In 1998 Volvo also developed and was the first to install a head-protecting airbag, which was made standard in all new models as well as some existing models. The head-protecting airbag was not available on the 1996 C70 due to the initial design deploying the airbag from the roof; the C70, being a convertible, could not accommodate such an airbag.
Later years of the C70 featured a head-protecting airbag deploying upwards from the door, negating the issue of roof position. It has been stated by many testing authorities that side head protecting curtain airbags can reduce risk of death in a side impact by up to 40% and brain injury by up to 55%, as well as protecting in a rollover situation.
In 1998, Volvo introduced its Whiplash Protection System (WHIPS), a safety device to prevent injury of front seat users during collisions. In 2004, Volvo introduced the BLIS system, which detects vehicles entering the Volvo’s blind spot with a side view mirror mounted sensor and alerts the driver with a light.
That year also saw Volvos sold in all markets equipped with side-marker lights and daytime-running lights. Much of Volvo’s safety technology now also goes into other Ford vehicles. In 2005 Volvo presented the second generation of Volvo C70, it comes with extra stiff door-mounted inflatable side curtains (the first of its kind in a convertible).
In 2006 Volvo’s Personal Car Communicator (PCC) remote control has been launched as an optional feature with the all new Volvo S80. Before a driver gets to their car, they are able to review the security level and know whether they have set the alarm and if the car is locked.
Additionally, a heartbeat sensor warns if someone is hiding inside the car.
The all new Volvo S80 is also the first Volvo model to feature Adaptive cruise control (ACC) with Collision Warning and Brake Support (CWBS).
Since 2004 all Volvo models except for the C70 and C30 are available with an all-wheel drive system developed by Haldex Traction of Sweden.
Even though Volvo Car Corp is owned by the Ford Motor Company, the safety systems of Volvo are still made standard on all of their vehicles. Volvo has patented all of their safety innovations, including SIPS, WHIPS, ROPS, DSTC, IC, and body structures. Some of these systems have shown up in other Ford vehicles in related forms to that of Volvo systems only because Volvo has licenced the FOMOCO and other PAG members to utilize these features.
A 2005 FOLKSAM report puts the 740/940 (from 1982 on) in the 15% better than average category, the second from the top category. The Volvo 745 was also recalled due to that the front seatbelts mounts could break in a collision.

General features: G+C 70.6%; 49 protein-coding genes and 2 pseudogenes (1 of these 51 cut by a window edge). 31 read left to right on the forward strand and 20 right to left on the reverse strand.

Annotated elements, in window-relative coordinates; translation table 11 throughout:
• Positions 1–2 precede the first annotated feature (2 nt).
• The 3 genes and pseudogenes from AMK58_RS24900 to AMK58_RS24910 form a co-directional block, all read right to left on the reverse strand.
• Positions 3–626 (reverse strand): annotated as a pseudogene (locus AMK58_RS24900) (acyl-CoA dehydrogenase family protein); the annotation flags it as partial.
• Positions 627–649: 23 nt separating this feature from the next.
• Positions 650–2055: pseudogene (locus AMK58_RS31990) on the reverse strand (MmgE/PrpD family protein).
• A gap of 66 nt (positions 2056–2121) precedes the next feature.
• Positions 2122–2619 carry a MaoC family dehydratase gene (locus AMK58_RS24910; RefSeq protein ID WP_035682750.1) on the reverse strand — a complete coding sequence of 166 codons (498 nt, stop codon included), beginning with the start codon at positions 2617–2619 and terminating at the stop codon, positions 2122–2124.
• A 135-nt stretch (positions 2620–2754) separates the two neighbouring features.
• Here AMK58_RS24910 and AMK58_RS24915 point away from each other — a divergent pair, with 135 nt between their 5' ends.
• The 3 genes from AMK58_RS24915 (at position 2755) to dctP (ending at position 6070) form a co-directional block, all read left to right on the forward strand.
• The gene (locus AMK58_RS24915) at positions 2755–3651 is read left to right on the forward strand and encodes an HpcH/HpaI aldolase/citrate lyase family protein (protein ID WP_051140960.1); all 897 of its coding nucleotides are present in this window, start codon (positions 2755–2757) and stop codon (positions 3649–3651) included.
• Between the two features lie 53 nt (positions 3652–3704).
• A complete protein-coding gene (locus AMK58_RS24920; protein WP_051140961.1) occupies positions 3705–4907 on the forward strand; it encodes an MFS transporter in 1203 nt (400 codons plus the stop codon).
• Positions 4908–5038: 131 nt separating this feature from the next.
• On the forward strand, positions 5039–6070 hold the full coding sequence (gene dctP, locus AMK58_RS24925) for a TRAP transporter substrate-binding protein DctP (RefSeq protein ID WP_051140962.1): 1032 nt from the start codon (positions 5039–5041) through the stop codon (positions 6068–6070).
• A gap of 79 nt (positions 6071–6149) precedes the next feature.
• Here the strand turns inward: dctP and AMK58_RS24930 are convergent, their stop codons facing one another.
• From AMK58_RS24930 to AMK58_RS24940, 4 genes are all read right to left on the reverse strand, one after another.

In 2005, when the American non-profit, non-governmental Insurance Institute for Highway Safety (IIHS) released its first annual Top Safety Picks vehicles list, none of Volvo’s offered vehicles in the U.S. were included on the list. According to Russ Rader, a spokesman for IIHS, Volvo was lagging behind its competitors. Dan Johnston, a Volvo spokesman, denied that the company’s vehicles are any less safe than the Institute’s top-rated vehicles, adding that
"It’s just a philosophy on safety that is different from building cars to pass these kinds of tests."
According to IIHS, Volvo’s S80 became one of 2009 Top Safety Picks Award winner, but Volvo’s S40 and S60 (both 2005–09 models with standard side airbags) failed to attain the highest rating in their side impact test. Volvo’s C30 is not tested by IIHS yet, but received 5 star safety in EuroNCAP.
However, according to the IIHS, in recent years Volvo Cars have still managed to maintain their high class safety ratings as seen in test results The Volvo XC90, S80 and C70 all score top scores in these rated crash tests.
In 2008 a French court found Volvo partially responsible for causing the death of two children and serious injuries of one in Wasselonne on June 17, 1999, when the brakes of a 1996 Volvo 850 failed. The court subjected Volvo to a 200,000 Euro fine.
The Amazon was noted for its safety features, with a padded dashboard, front and rear seat belts and a laminated windshield.
1944 Safety cage
1944 Laminated windscreen
1954 Defroster vents for windscreen
1956 Windscreen washers
1957 Anchor points for 2–point safety belts front
1958 Anchor points for 2–point safety belts rear
1959 3–point front safety belts standard
1960 Padded instrument panel
1964 First rearward–facing child safety seat prototype tested
1966 Crumple zones front and rear
1966 Safety door–locks
1967 Safety belt rear seats
1969 Inertia reel safety belts
1971 Reminder safety belt
1972 3–point safety belts – rear
1972 Rearward–facing child safety seat
1972 Childproof locks on rear doors
1974 Multistage impact absorbing steering column
1974 Bulb integrity sensor
1975 Braking system with stepped bore master cylinder
1978 Child safety booster cushion
1982 "Anti–submarining" protection
1986 Three–point safety belt centre rear seat